What is the next steps for DBA?

  • Hi,,

    I went to SQL 2005 training last week and I had lots of thinkings about my career as DBA(SQL) while I was listening lecture..

    Looks like many tools are comingled with .NET stuffs..

    From my Tech background which I started with PC Tech(3yrs) and Network admin(4yrs) and DBA(6yrs).. I did not have much experience with any programming skills.. I took some of courses but my job led me to more focus on DBA stuffs like SP and tuning etc..

    RIght now I am kind of regret that I did not have much hand-on experience with programming side..

    At class, more than 80% of students are programmers.. They said they are doing DBA works as well as programmer jobs at the same time.. Microsoft is pushing lots of tools that can be used by programmers who can manage SQL server very well..

    However I think to manage database more effectivly, I need to have some programming skills.

    Finally my Q is that what direction do I need to take?

    Areas of DBA are getting narrower and narrower..

    Any idea will help to consider me and anybody who is having a same issue with me.





  • Jay,

    The area of the traditional operational DBA is becoming more narrow. We all need to continue to grow and adapt to the new concepts and ideas being put forth by those who dictate the tools we will use to create the solutions of tomorrow. My suggestion would be to get a good introductory .NET or Visual Studio 2005 book.

    I would start with VB 2005 and then maybe progress to ASP 2005, and onward. There is alot of automation and other enhancements you could leverage with the additional knowledge which would make you more mareketable and you life as a DBA more productive and rewarding.

    Adam Jorgensen
    Principal Architect
    Top Gun Performance
    β€œTuning Is Not Just For Guitars...”

  • Well, if you've been following the MS official DBA path, they've split it into three paths: DB Admin, DB Developer, DB Knowledge Worker (Bus Intel, reports, OLAP type stuff).

    What do you like to do? Do you like the server administration? If so, concentrate on T-SQL, WMI, VBScript, maybe some VB.Net. If you like to write code, but don't want to develop front-end or even middle-level components with C#/VB, consider buckling down on the T-SQL and learning how to create stored procs, triggers, design databases, etc. If you like writing reports and/or analyzing data, look at Reporting Services, Analysis Services, Integration Services/DTS, etc.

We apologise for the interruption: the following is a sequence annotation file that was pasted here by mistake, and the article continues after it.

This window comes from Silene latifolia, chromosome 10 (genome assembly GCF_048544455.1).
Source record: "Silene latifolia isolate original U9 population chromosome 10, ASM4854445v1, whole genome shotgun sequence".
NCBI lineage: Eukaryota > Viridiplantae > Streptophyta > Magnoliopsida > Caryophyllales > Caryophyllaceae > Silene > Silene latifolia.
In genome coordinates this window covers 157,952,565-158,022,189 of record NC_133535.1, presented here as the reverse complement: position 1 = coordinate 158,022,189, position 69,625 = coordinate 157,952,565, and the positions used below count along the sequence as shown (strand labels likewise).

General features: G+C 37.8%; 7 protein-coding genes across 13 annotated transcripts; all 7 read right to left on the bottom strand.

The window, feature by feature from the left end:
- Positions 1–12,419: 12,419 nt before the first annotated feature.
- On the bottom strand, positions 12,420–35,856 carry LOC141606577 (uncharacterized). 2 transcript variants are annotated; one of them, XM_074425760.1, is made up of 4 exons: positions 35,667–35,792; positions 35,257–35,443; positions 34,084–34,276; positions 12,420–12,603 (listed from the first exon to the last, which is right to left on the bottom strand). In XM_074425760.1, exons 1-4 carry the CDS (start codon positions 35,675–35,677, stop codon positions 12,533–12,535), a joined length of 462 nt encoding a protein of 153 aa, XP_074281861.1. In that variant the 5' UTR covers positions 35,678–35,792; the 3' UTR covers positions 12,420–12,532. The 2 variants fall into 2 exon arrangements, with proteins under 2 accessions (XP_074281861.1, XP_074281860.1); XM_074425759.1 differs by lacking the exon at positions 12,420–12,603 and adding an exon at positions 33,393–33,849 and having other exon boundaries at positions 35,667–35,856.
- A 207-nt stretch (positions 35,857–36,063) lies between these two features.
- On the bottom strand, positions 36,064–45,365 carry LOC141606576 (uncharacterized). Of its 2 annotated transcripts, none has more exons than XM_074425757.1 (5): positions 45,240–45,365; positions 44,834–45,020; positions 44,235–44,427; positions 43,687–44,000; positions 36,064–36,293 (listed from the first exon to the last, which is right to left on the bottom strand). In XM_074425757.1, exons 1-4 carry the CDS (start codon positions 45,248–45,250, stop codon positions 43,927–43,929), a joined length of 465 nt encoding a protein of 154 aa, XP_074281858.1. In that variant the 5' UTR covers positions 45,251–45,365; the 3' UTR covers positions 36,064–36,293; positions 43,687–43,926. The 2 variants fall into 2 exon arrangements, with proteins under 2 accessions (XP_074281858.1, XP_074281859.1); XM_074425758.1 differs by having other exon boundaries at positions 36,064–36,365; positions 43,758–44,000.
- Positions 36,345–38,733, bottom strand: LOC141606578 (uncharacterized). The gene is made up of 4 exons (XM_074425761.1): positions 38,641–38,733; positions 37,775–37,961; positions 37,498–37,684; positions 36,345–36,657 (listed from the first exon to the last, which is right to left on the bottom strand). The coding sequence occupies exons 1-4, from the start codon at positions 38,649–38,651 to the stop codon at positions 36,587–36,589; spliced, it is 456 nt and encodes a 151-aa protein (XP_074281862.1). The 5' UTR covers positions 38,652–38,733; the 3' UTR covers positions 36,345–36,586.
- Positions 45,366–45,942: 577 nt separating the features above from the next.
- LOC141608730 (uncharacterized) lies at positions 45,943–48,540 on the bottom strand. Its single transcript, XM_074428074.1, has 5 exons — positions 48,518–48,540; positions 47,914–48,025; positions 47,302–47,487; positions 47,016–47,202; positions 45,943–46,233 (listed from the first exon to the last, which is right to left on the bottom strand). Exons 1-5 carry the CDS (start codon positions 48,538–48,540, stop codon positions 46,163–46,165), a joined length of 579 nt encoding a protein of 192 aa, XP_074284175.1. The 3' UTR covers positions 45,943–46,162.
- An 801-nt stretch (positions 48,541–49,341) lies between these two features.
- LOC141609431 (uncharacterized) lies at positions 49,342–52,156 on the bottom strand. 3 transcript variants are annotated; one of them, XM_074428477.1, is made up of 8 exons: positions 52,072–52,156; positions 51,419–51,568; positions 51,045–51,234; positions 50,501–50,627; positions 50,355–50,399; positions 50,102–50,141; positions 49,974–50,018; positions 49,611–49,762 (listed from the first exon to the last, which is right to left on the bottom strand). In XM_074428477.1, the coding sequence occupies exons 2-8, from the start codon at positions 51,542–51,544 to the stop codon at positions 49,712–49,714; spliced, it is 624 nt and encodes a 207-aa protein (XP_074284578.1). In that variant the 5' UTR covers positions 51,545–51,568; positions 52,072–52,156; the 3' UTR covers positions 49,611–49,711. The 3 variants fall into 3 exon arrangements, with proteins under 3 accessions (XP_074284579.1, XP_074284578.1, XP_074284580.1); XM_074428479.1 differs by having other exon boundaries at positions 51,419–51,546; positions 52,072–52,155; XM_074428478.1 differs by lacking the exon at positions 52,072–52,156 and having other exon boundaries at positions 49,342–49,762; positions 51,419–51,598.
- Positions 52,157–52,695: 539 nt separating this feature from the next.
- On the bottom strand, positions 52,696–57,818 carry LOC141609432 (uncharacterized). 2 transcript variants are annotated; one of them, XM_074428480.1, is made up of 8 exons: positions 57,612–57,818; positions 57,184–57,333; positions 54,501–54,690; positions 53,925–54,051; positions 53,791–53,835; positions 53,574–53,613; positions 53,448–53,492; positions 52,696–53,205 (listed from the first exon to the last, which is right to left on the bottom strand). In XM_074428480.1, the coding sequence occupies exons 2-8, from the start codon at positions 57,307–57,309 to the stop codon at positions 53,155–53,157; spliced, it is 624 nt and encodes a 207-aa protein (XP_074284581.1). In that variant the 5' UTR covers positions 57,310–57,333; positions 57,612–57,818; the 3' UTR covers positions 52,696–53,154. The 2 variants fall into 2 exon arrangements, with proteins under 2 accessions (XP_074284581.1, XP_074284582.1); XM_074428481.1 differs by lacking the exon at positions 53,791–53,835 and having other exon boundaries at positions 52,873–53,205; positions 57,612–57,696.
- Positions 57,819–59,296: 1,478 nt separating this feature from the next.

However, if you really want to learn coding, I would look at what type of code you want to write. C# probably has a lot of growth. VB.Net is okay, but I see more trends towards C# in the long run. ASP.Net will get you started with web programming. Web Services are growing right now from what I can see.

    The question really comes back to you and what you want to do. While I believe that MS is simplifying a lot of the administration tasks to the point where you don't have to worry about them as much, that means that you have more to plan. Database Mirroring? Replication? Backups? Disaster Recovery? Snapshots? Performance? Baselines? Sure there are tools for a lot of those, but you need to know what's best for the appropriate scenario. (This is a Great solution. This is a Good solution. .... Someone tell me those answers have been dropped from the SQL exams. πŸ™‚

    There are lots of options out there. If you give us some idea of where you want to be, maybe we can give some more directed advice. After all, becoming a VB.Net programmer when you hate to write code would not make for a good long-term (or even short-term) career. Same for Production DBA if you don't like doing those tasks (or bus-driver or mail carrier or ....).


  • One other thought on the programming aspect. It's amazing what you can do with a database, some stored procs, DTS, and a little ingenuity. I've built some apps that I never thought I'd be called on to build as a DBA. πŸ™‚ Middle-level stuff without a user-interface, but I've done quite a bit with just the components that come with SQL Server.


  • Hi,

    i have also worked as Network / System Administrator and now since 6 years i am working as a MS SQL DBA also i dont want any programmer to let fell  uncomfortable nor i wants to be rude but truely speaking DBA is one who is onsible for MS SQL Server Database as whole in terms of

    Database Design

    Database Creation - Alteration

    Database Tuning Up

    Tuning Up of SQL Server Hardware

    Tuning up T-SQL (views , sps , triggers etc. ) 

    Recovery of Database

    checking Database Backup

    and many more ...



    Hemantgiri S. Goswami | SQL Server Specialist & Consultant
    SQL Server Citation[/url] | Follow me on Twitter

Viewing 5 posts - 1 through 4 (of 4 total)

You must be logged in to reply to this topic. Login to reply